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Analysis: Phaneuf trade another big splash by Shanahan

Maple Leafs clear cap room to potentially attract Stamkos

by Dan Rosen @drosennhl / Senior Writer

Toronto Maple Leafs president Brendan Shanahan added another name to his chopping block on Tuesday as he and his new team of executives tries to build the team they want with a methodical approach and a necessary level of shrewdness.

The Maple Leafs traded defenseman Dion Phaneuf and his $7 million salary cap charge through the 2020-21 season to the Ottawa Senators as part of a nine-player blockbuster trade that also featured a draft pick.

In addition to Phaneuf, Ottawa acquired forwards Matt Frattin, Casey Bailey, Ryan Rupert and defense prospect Cody Donaghey. In return, the Maple Leafs received defenseman Jared Cowen, forwards Milan Michalek, Colin Greening and Tobias Lindberg, and the Senators' second-round pick in the 2017 NHL Draft.
Since Shanahan arrived as the new boss in Toronto, he slowly has made massive changes by replacing general manager Dave Nonis with Lou Lamoriello and coach Randy Carlyle with Mike Babcock, while also moving out the big contracts of underperforming players Phil Kessel, David Clarkson and now Phaneuf. 
In moving Phaneuf to Ottawa, the Maple Leafs didn't have to retain any salary, which is a huge plus. They retained $1.2 million when they traded Kessel to the Pittsburgh Penguins over the summer. 
Toronto did, however, add some salary for next season. According to, Cowen ($3.1 million), Michalek ($4.0 million) and Greening ($2.65 million) are all signed through next season. Lindberg is also signed, but he's on an entry-level contract through the 2017-18 season. 
Cowen, a towering defenseman who never found his footing in Ottawa, is the quick fix to replace Phaneuf. He has potential he hasn't come close to reaching yet.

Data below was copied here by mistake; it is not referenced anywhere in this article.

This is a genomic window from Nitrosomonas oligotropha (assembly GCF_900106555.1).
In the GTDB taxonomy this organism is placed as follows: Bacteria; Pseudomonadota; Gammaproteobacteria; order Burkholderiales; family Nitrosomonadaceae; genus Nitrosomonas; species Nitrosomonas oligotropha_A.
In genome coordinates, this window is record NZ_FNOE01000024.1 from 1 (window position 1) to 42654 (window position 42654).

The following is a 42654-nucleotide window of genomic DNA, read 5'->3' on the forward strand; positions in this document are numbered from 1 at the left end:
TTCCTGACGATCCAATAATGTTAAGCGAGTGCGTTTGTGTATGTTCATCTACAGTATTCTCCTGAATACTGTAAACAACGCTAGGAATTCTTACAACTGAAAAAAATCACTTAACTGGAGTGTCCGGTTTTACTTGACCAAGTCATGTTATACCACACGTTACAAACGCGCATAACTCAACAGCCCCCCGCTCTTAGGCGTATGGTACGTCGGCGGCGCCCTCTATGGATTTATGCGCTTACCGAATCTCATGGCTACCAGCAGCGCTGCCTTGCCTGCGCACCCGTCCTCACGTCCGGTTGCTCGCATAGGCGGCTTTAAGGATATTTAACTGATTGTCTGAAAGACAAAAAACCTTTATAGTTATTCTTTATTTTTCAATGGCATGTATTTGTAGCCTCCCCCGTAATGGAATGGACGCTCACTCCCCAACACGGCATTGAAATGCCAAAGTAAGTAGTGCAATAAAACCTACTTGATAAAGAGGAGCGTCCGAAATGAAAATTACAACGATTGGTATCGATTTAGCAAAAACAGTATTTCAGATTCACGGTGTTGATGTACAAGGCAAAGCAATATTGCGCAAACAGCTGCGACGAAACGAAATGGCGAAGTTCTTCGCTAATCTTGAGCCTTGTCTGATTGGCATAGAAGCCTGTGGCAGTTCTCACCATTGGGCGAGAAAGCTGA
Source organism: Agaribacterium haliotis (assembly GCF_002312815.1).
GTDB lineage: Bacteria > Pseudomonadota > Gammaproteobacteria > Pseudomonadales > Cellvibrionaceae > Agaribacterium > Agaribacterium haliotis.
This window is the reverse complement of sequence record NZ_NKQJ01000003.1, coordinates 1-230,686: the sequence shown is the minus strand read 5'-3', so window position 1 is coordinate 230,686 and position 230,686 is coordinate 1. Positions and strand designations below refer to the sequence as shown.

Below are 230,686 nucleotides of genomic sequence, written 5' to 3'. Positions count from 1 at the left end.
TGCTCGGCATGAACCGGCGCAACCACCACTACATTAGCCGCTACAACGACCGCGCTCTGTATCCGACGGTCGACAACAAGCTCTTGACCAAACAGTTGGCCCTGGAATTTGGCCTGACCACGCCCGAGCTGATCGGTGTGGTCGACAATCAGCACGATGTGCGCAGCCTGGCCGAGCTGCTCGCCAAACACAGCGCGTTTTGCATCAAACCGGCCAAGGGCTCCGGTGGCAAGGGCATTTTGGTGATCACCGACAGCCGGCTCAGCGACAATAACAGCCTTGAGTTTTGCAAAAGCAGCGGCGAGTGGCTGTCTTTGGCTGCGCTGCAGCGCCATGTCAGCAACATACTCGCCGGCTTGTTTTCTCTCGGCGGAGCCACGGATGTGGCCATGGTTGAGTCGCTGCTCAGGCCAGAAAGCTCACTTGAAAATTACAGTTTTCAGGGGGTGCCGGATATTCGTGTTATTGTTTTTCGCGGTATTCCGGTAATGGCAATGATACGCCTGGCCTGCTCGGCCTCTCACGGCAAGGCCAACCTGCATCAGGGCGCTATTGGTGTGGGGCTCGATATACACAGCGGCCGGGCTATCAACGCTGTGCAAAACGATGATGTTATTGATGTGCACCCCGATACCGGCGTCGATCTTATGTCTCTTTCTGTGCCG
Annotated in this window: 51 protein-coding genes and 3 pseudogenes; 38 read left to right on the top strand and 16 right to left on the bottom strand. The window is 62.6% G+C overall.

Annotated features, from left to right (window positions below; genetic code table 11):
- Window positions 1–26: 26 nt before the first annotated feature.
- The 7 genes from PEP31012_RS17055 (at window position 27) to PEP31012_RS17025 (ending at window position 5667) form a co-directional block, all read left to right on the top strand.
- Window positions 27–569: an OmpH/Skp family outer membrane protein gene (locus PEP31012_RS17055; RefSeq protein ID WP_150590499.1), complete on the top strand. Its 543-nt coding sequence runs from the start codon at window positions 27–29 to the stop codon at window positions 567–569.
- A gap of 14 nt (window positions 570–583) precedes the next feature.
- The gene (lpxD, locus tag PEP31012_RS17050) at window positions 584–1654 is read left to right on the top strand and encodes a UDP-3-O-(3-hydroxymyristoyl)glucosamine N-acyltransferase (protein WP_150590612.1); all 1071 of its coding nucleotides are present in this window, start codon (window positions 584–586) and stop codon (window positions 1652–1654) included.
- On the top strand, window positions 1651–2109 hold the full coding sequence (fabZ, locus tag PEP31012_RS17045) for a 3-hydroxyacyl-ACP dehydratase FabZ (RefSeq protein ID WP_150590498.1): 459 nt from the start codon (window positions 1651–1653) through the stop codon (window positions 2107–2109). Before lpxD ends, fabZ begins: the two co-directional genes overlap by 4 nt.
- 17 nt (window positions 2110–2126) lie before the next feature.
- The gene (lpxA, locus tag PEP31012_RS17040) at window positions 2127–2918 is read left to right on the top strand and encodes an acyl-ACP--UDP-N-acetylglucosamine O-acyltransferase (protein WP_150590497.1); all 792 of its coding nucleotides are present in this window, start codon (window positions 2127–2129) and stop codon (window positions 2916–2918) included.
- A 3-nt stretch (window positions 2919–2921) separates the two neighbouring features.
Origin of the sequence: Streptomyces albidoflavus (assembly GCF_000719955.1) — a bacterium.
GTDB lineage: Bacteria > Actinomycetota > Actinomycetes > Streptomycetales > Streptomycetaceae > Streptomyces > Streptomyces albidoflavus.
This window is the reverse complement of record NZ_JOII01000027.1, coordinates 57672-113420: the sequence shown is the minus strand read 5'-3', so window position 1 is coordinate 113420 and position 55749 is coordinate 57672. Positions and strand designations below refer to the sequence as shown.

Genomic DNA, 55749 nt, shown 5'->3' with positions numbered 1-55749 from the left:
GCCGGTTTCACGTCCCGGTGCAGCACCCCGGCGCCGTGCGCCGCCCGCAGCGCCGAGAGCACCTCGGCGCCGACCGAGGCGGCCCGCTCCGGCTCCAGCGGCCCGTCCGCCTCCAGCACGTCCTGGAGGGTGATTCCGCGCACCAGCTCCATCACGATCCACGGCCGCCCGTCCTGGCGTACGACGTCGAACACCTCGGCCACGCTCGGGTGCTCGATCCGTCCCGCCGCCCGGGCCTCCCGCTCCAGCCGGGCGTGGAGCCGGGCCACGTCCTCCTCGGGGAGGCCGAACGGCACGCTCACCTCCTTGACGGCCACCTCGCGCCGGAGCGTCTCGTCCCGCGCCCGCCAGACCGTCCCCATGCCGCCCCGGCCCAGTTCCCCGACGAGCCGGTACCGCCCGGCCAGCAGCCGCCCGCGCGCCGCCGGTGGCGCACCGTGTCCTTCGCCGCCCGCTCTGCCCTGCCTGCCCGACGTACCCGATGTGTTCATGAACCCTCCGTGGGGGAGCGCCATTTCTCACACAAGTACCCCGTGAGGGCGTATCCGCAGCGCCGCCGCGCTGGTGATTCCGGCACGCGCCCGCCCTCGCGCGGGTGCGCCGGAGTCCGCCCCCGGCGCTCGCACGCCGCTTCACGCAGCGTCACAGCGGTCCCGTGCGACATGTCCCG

Greening soon could have a role with the Maple Leafs or be sent to the Toronto Marlies of the American Hockey League. Michalek likely will have a role with the Maple Leafs when he's healthy. He's out indefinitely with a broken finger. 
However, the key to the entire trade from Toronto's perspective is getting rid of Phaneuf's large cap charge. It gives the Maple Leafs flexibility in their potential pursuit of a big-ticket free agent either this summer or next. 
In fact, it sure looks as if this trade is Toronto's clearest indication it plans to go all-in to sign Tampa Bay Lightning captain Steven Stamkos if he becomes an unrestricted free agent on July 1. 
There may be holes in that plan, though, because there's no guarantee Stamkos will hit free agency or that he'll want to sign with Toronto. He has publicly stated his interest in staying in Tampa Bay and winning with the Lightning. He also has publicly stated he doesn't have a desire to go to a rebuilding team.

Video: breaks down Phaneuf to Senators Trade
The Maple Leafs definitely are rebuilding. But they're rebuilding Shanahan's way, step by step, and Phaneuf was the latest victim. 
As for the Senators, acquiring Phaneuf's cap charge is a massive risk taken on by general manager Bryan Murray because Phaneuf turns 31 on April 10 and his game has been regressing in Toronto for the past few seasons. 
It could be a risk worth taking and one that turns out to benefit the Senators because Phaneuf could find himself rejuvenated by the trade, which relieves him of an undo amount of pressure. 
He was playing 22 minutes per game in Toronto and serving as the captain of the team. In Ottawa, he'll be a second-pair defensemen behind Erik Karlsson and Marc Methot, likely asked to play fewer and easier minutes. He also won't have to shoulder the load as the captain. That's Karlsson's job now. 
Phaneuf can blend in, almost hide, and be a quality contributor. 
You might say that's not good enough for a $7 million defenseman (Phaneuf is tied with Drew Doughty of the Los Angeles Kings for the seventh highest cap charge among defenseman in the NHL), but that's a reality that won't change, so the Senators can't be worried about it. They have to get the best they can out of Phaneuf, who should be able to deliver in a meaningful way in a reduced role from the one he had in Toronto.

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